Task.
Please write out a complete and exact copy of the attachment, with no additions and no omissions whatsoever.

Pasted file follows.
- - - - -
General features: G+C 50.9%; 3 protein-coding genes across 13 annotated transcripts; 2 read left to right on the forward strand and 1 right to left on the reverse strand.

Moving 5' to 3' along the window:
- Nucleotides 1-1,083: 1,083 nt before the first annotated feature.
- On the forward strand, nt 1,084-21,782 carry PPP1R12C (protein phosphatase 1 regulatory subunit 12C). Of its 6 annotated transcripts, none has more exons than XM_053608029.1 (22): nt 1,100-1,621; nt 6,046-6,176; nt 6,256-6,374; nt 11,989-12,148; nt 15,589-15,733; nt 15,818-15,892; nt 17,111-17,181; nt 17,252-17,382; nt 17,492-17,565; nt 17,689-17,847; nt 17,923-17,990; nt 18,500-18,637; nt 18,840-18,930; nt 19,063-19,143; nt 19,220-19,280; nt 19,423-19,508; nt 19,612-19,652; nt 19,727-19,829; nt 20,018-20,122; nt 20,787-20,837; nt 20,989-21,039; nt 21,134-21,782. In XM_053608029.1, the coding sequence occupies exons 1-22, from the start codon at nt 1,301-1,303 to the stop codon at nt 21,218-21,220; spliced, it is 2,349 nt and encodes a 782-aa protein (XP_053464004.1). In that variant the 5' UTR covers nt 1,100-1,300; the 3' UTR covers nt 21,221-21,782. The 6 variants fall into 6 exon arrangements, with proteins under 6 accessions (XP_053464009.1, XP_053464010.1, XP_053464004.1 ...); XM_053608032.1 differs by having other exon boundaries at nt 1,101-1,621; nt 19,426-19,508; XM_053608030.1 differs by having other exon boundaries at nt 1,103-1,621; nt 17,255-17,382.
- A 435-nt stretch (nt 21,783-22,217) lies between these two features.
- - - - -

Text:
General features: G+C 50.9%; 3 protein-coding genes across 13 annotated transcripts; 2 read left to right on the forward strand and 1 right to left on the reverse strand.

Moving 5' to 3' along the window:
- Nucleotides 1-1,083: 1,083 nt before the first annotated feature.
- On the forward strand, nt 1,084-21,782 carry PPP1R12C (protein phosphatase 1 regulatory subunit 12C). Of its 6 annotated transcripts, none has more exons than XM_053608029.1 (22): nt 1,100-1,621; nt 6,046-6,176; nt 6,256-6,374; nt 11,989-12,148; nt 15,589-15,733; nt 15,818-15,892; nt 17,111-17,181; nt 17,252-17,382; nt 17,492-17,565; nt 17,689-17,847; nt 17,923-17,990; nt 18,500-18,637; nt 18,840-18,930; nt 19,063-19,143; nt 19,220-19,280; nt 19,423-19,508; nt 19,612-19,652; nt 19,727-19,829; nt 20,018-20,122; nt 20,787-20,837; nt 20,989-21,039; nt 21,134-21,782. In XM_053608029.1, the coding sequence occupies exons 1-22, from the start codon at nt 1,301-1,303 to the stop codon at nt 21,218-21,220; spliced, it is 2,349 nt and encodes a 782-aa protein (XP_053464004.1). In that variant the 5' UTR covers nt 1,100-1,300; the 3' UTR covers nt 21,221-21,782. The 6 variants fall into 6 exon arrangements, with proteins under 6 accessions (XP_053464009.1, XP_053464010.1, XP_053464004.1 ...); XM_053608032.1 differs by having other exon boundaries at nt 1,101-1,621; nt 19,426-19,508; XM_053608030.1 differs by having other exon boundaries at nt 1,103-1,621; nt 17,255-17,382.
- A 435-nt stretch (nt 21,783-22,217) lies between these two features.